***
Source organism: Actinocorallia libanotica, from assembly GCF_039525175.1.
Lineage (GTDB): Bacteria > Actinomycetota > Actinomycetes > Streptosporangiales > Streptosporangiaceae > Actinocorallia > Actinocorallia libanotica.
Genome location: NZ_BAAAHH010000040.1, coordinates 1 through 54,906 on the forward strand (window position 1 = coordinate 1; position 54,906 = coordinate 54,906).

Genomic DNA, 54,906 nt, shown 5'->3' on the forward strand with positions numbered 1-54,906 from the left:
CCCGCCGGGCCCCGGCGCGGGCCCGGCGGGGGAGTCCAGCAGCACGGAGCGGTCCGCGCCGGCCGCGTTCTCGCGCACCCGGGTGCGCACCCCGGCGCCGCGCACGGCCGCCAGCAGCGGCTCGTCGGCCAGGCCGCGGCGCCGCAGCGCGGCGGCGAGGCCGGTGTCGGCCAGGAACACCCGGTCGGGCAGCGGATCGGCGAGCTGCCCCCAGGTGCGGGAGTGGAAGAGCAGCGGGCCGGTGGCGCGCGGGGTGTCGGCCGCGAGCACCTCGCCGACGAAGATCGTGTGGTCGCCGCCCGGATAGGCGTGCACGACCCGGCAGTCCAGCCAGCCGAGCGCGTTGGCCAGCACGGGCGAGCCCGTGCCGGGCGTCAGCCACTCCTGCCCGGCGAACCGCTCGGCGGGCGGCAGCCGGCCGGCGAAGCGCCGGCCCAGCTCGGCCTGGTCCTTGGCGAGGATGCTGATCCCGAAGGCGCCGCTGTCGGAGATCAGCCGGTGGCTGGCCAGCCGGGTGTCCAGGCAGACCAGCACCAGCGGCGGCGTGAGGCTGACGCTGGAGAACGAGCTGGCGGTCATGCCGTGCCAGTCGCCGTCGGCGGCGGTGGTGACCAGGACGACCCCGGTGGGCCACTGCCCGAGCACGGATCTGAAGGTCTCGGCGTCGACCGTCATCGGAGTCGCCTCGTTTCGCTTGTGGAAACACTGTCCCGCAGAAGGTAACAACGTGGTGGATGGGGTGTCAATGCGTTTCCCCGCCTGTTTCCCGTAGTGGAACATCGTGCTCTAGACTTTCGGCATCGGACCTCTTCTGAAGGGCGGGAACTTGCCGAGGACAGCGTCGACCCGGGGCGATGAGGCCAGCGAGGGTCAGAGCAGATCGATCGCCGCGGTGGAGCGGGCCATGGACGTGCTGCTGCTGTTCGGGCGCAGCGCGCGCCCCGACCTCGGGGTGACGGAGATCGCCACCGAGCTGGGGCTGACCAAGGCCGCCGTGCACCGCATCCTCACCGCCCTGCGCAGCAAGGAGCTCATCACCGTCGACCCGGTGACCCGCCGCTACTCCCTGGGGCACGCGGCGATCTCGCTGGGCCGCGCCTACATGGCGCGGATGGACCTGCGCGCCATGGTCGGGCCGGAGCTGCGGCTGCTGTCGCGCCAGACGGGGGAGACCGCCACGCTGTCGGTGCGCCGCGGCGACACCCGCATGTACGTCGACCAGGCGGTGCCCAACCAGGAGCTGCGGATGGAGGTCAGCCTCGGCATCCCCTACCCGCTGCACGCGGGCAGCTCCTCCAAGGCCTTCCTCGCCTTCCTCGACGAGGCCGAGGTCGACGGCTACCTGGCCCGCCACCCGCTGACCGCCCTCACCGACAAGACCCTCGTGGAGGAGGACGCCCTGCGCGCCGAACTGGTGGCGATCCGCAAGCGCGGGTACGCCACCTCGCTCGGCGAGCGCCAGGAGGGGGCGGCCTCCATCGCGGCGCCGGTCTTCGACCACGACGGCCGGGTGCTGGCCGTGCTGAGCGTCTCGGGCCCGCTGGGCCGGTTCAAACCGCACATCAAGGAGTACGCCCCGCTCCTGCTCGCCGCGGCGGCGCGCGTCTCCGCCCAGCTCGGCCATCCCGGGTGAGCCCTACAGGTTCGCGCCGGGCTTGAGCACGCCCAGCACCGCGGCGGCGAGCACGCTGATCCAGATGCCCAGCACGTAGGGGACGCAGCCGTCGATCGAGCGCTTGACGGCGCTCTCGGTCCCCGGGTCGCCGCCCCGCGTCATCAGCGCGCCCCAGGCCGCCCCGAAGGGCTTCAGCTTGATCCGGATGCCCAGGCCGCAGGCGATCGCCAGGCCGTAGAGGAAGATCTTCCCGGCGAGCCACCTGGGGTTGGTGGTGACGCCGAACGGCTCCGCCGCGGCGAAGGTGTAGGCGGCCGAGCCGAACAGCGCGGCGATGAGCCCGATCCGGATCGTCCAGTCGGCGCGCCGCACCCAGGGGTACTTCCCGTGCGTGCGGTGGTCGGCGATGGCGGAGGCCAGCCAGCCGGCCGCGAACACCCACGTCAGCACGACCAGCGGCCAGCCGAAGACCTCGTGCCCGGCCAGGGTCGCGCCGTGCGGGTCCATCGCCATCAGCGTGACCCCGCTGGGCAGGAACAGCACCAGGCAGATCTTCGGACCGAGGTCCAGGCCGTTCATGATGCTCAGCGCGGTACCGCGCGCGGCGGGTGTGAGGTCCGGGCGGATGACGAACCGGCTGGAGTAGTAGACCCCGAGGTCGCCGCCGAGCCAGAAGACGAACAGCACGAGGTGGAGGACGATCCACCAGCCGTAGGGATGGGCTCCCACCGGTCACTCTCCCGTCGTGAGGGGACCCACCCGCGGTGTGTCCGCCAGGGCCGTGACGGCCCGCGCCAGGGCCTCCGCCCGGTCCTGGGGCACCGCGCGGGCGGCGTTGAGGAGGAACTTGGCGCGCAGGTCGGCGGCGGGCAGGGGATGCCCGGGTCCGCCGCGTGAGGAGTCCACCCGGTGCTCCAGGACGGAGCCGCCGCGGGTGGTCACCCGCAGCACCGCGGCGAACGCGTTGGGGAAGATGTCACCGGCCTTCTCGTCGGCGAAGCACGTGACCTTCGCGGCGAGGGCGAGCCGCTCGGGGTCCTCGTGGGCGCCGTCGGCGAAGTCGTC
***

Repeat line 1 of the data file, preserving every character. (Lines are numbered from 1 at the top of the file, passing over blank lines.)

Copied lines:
Source organism: Actinocorallia libanotica, from assembly GCF_039525175.1.